Ever since I was a teenager, I've had an idea of what it might look like and take to build a 'modern' wrestling promotion. What I mean by modern is a promotion that takes the best of everything around it and combines it into one awesome thing. The best bits of companies like ROH, WWE, NJPW in wrestling and the best of combat sports like UFC and Bellator.
What would that look like?
Behold: Golden Championship Wrestling.
Championships are divided up by 'weight classes,' so there is room for guys to move around to keep divisions fresh. You would have Heavyweight (Upper Card), Light Heavyweight (Mid Card), and Juniorweight (Low Card) championships. There are also Juniorweight and Heavyweight Tag Team Championships and a Trios Championship. Heavyweight would be the 'top of the mountain,' so to speak. Wrestlers who hold the title for six months can actually 'cash in' their existing belt for a shot at moving up to the next division. Which brings us to: Tournaments and Rankings
Tournaments and Rankings will give matches more meaning, with twelve wrestlers in each 'weight class' plus the champion. Tournament match ups will be voted on by the fans, to increase interest in the promotions online presence and give fans a sense of ownership and involvement.
Every other month, the top eight ranked wrestlers, as voted by the fans, will square off in a number one contenders tournament to determine the next title challenger, while the four lowest ranked are the 'under card' competing in matches to try and get fans more interested in them ahead of the next tournament. This means you would rarely see the same challenger vs champion match at back to back PPV's, which is annoying, but instead have room for storytelling and long term payoffs.
Now, to make things really interesting, there is one title without tournaments or 'weight class' restrictions. The Openweight Championship. This title can be held by and wrestler, but comes with restrictions. It cannot be 'cashed in,' has to be defended every other week in an Openweight Challenge Match with an opponent that fans have voted for, and at every PPV. This title functions almost as an internet championship, creating dream match ups for fans.
As for PPV's. Bye bye tacky names! These PPV's are taking a cue from the UFC. "GCW presents Fight Night 12." Or something like that. And instead of every four weeks, they happen every five. This allows for a 'super card' of sorts in between PPV's where your tournaments conclude, Openweight title is defended, and have all sorts of higher profile matches a few weeks ahead of the PPV. And, to keep things interesting, not every title will be defended at every PPV. Juniorweight singles and tag team titles would be defended on one PPV, while the other titles are defended at the next PPV. This means every other PPV is a showcase for new, up and coming talent. And by getting rid of tacky names or declaring this one show at this month of the year to be the 'Big One,' it falls on the promotion to give fans reasons to buy the show by creating strong stories and match ups, rather than just dialing it in.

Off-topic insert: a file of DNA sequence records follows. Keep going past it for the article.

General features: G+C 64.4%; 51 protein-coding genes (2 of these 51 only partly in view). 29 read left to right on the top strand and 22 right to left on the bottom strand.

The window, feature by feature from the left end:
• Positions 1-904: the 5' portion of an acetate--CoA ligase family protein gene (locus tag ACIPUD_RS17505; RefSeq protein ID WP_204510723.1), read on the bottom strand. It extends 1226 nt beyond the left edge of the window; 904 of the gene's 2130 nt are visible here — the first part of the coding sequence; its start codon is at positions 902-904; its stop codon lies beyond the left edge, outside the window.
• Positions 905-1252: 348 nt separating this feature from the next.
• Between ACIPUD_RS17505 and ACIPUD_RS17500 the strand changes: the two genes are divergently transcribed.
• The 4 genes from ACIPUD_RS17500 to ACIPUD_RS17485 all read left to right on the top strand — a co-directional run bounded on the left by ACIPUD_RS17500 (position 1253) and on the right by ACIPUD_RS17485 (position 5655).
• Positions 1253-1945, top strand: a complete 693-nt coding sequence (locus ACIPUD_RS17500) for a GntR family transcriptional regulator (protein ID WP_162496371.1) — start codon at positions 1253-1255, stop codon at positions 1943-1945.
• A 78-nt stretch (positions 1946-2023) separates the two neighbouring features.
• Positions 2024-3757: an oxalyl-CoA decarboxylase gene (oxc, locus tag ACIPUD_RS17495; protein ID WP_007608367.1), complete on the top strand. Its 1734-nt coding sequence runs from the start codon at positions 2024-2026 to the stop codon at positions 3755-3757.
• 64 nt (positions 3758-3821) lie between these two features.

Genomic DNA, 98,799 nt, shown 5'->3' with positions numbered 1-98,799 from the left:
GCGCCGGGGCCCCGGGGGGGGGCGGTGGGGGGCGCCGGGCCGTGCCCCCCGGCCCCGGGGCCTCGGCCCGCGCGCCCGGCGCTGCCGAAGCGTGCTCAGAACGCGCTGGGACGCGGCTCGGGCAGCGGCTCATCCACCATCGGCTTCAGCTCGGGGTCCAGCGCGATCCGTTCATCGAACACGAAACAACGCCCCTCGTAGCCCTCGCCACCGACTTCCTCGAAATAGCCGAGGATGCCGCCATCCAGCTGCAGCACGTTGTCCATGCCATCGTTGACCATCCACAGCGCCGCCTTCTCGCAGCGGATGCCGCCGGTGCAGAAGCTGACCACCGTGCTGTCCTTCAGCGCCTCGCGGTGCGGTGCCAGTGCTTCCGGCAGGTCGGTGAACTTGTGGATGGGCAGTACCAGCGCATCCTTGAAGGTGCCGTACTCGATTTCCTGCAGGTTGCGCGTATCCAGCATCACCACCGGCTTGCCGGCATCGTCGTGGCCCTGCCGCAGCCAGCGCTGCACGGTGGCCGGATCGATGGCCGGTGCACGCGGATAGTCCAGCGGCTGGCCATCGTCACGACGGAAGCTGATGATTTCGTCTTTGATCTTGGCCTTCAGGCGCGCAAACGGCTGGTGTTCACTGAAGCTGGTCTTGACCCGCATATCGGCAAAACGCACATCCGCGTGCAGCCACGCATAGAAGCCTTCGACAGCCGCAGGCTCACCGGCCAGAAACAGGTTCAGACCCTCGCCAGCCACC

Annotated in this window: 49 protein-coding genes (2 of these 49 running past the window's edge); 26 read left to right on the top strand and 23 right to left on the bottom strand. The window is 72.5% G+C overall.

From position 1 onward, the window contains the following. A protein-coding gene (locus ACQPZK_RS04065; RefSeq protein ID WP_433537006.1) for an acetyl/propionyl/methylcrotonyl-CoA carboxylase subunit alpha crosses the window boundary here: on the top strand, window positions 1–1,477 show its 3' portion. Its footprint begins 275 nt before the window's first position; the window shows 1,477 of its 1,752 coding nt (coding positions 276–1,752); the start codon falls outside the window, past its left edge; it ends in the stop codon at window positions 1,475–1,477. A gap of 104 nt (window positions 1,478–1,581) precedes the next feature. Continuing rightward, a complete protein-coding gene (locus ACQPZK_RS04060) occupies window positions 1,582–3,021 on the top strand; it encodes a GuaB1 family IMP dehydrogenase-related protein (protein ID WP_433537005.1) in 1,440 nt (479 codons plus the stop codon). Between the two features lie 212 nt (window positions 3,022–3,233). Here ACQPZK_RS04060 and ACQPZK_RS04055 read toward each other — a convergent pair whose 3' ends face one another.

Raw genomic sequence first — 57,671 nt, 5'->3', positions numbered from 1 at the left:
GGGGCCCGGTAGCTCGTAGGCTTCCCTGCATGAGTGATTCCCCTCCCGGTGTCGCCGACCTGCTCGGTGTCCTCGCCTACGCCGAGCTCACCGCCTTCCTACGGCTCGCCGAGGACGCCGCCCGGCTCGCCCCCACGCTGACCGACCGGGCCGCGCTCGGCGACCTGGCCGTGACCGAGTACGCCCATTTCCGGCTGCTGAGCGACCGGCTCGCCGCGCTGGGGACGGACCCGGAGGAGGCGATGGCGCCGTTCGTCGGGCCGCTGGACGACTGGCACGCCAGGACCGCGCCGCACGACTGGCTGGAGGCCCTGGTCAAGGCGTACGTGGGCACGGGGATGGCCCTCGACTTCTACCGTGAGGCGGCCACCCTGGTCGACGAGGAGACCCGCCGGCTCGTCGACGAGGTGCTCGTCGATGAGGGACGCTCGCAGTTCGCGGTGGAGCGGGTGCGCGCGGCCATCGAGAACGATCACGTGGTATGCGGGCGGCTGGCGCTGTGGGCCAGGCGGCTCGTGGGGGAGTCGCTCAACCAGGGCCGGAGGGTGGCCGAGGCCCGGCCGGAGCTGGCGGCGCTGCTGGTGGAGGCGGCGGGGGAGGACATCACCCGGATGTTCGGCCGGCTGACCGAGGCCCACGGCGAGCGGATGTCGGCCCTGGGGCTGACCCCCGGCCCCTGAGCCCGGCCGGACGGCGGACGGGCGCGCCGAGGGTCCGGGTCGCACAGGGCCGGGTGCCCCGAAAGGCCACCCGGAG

An idea stolen from New Japan is the use of stables. Rather than solid entities always coming out as the whole group, they would be much looser, coming together more for tag matches at super cards. And you can build better stories. Members from and compete against each other across weight classes, coming together in multi man tag matches on super cards or competing for the Trios Championship. Possibilities are all but endless.
Wrestlers would do their primary promo work via online vignettes to keep the focus of the shows on the in ring presentation. Promos could show anything about a wrestler and their life, from training to hobbies to life stories, or just be trash talking other wrestlers.
The Weekly Show would announce matches in advance, getting fans to keep checking out the online content of the wrestlers and the promotion to stay in the loop. Again, announcing things in advance will force the promotion to stay on top of story telling and match ups. If fans don't like the look of the nights show, they won't tune in. No more getting suckered in as a fan and realizing after an hour that the show is going to be dud. You'll know well in advance whether you want to watch or not. No complacency here!
Well there you have it. Golden Championship Wrestling. Seven Championships. Heavy emphasis on story telling via in ring action. Deep fan involvement and engagement. Wrestlers allowed to be themselves to forge a connection with fans to determine if they sink or swim.
What do you think? Could a promotion like this actually work?
I'm a wrestling fan. And I love writing. So, I'm writing about wrestling in today's post. Specifically, the upcoming NXT Takeover ladder match for the brand new NXT North American Championship, NXT's mid card title. Here, I want to rank the six contestants in the match and their likelihood of climbing the ladder to become the inaugural champion.